Even mechanics who don't keep a stash on hand would readily drop whatever they're doing to play LEGO at any time. You think the floor staff in the shop are paying extra attention to your kids because they're nice people? Maybe, but they're also making sure that your progeny didn't smuggle in any tiny plastic distractions.

It's also, as I understand it, why major service centers have shipping receiving departments separate from the workshops. Imagine what would happen if SRAM mailed a 5000-piece Lego Star Destroyer to the Fox service center in the middle of the spring and the techs got their hands on it!

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Kevin, Stuart, and Bob take seconds to assemble and give your mechanic some sympathetic friends to complain to when they open the internal routing port of your frame and 2L of greasy sludge pours onto their shoes.

LEGO Minions are, on the other hand, a perfect gift to say thanks for straightening my derailleur hanger on my way to my ferry reservation, again. It shows you recognize that all (all!) bike mechanics love LEGO, they take only seconds to assemble, and now your mechanic will have some sympathetic friends at work when they're listening to a question about legacy SRAM compatibility and reach down to pick up that pivot bolt they just torched before hammering out. OUCH.

It's also a solid reminder of their role in your life. After all, you're the super-villain - #SCOFFLAWS! - out shredding through the woods, flying through the air, dressed like Darth Vader performing Ziggy Stardust at the Superbowl and they're the Minions bolting on the replacement parts. But then, if you can't track down some Minions, don't stress. Any LEGO is a solid win in your mechanic's eyes.

For your own safety, if you're planning to drop by a little LEGO-related thank you during the busy season be certain to take it out of the packaging and preassemble it first. If the shop owner sees you dropping off a cardboard box with LEGO printed on it you're liable to get banned for life!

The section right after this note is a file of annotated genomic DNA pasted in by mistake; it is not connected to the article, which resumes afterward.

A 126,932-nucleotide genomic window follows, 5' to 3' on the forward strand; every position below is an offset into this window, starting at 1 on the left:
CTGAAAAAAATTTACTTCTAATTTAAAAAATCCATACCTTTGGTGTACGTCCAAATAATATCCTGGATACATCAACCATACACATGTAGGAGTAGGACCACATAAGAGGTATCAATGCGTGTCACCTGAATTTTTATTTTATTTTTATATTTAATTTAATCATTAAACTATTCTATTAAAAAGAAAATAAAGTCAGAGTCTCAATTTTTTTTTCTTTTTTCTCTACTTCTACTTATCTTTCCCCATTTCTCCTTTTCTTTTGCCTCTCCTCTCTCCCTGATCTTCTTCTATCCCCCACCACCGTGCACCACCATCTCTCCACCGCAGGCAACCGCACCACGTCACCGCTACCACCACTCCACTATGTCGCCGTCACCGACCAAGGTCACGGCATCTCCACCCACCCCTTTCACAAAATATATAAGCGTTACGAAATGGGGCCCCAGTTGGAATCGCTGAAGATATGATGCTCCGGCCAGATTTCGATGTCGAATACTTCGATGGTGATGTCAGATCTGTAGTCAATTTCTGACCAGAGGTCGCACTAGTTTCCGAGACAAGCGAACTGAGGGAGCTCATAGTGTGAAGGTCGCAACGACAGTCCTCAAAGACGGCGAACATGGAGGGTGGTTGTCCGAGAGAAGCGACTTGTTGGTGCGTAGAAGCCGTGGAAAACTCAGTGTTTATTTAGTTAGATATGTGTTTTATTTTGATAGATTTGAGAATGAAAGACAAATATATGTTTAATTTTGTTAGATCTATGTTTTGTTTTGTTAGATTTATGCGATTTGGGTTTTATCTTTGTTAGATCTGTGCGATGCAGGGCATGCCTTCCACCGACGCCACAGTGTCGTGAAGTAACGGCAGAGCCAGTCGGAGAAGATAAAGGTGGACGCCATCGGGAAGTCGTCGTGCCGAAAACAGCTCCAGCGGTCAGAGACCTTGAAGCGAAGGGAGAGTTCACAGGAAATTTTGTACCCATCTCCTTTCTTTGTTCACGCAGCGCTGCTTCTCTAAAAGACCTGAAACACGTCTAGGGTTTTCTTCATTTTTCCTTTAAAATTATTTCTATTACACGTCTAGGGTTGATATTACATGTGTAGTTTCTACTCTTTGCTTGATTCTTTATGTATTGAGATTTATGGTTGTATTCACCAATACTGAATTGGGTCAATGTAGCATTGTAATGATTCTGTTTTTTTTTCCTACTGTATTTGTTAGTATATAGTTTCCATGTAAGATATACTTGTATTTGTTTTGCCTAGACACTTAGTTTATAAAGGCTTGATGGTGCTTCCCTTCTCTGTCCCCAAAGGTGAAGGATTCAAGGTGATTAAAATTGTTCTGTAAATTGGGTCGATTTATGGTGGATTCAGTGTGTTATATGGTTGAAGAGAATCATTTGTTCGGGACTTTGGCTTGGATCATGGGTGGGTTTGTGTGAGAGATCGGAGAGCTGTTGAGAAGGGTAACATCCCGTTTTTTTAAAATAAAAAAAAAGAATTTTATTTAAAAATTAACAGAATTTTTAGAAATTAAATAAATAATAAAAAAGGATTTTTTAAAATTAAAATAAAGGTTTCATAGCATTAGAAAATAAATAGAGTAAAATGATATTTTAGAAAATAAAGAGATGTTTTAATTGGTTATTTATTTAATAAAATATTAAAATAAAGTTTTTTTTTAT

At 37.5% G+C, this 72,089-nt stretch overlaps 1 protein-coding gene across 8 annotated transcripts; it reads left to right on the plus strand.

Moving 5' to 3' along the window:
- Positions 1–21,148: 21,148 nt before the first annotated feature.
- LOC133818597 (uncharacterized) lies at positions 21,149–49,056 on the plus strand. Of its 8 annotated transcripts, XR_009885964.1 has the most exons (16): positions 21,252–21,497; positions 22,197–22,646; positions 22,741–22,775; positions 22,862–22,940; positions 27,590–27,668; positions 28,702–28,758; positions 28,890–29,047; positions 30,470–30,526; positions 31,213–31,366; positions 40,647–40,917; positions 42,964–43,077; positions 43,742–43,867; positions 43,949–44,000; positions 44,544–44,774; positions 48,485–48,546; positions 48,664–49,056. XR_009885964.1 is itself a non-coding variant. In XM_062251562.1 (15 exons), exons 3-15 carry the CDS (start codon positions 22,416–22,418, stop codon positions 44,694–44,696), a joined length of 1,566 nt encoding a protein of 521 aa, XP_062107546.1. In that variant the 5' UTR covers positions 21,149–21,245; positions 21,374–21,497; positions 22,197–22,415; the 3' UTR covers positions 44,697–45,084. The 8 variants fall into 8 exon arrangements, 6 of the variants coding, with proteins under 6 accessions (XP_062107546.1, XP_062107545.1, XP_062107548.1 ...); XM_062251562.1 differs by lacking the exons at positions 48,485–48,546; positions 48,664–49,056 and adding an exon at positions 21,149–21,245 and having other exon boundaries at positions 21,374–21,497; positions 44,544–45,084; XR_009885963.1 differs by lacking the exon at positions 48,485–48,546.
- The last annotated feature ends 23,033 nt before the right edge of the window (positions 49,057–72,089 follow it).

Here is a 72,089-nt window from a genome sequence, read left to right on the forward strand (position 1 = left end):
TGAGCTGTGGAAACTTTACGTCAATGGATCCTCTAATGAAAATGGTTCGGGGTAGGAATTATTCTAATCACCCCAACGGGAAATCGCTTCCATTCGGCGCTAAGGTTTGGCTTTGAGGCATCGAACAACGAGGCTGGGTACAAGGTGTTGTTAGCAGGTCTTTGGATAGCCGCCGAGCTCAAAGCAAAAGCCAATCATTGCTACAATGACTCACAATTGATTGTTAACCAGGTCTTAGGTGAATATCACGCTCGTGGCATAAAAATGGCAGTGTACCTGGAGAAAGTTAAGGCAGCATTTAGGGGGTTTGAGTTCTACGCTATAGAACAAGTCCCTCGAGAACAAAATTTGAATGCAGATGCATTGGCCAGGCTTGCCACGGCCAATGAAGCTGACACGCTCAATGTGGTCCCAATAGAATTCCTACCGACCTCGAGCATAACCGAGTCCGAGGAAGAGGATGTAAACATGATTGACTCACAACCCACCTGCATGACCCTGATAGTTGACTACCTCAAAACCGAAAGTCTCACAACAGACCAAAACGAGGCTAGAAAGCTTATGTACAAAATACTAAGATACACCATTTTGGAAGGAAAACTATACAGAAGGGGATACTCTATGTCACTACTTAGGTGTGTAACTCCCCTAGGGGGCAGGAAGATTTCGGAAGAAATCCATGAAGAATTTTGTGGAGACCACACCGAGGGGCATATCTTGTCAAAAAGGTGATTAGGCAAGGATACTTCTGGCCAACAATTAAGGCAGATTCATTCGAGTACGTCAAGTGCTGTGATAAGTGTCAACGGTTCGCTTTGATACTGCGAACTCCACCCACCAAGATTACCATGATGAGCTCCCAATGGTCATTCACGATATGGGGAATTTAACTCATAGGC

Doughnuts

Oh, magical doughnuts. They come in as many different shapes, sizes, and personalities as bike mechanics do. There are classic doughnuts, like those from my local, Harmony Donuts on Upper Lonsdale that go beautifully with a hand-crafted steel frame. There are full-on doughnuts like those from Honey's that pair well with a squeezed-in bearing overhaul on a big multi-pivot bike like a MegaTower or an Enduro.

There are sophisticated new age doughnuts like Lucky's that are "genuinely delicious" (and really, they are) but maybe trying to use slick marketing to fix something that isn't broken. Like a company choosing to spec bladed, direct pull, spokes on a sweet, carbon, Enduro wheelset. They're a nice remedy for that look your mechanic gives you when you neglected to share the details of said wheel configuration when they agreed over the phone to have a "quick" last-minute look at the very end of their day. And finally, there is always the gigantic I'm-going-to-hate-myself-in-an-hour-after-I-eat-all-of-these' box of Timbits-esque mini-doughnuts because let's face it, that poor sod behind the tools is a total glutton for sweet, sweet, punishment.

Doughnuts are a great way to say "I'm sorry about the state of my bicycle, I came straight from a ride" or "thank you for noticing my lock-on grips were deadly-loose when you were just installing a tire" or even "you were totally right: resetting the air pressure in my suspension every week is an amazing upgrade to my ride experience."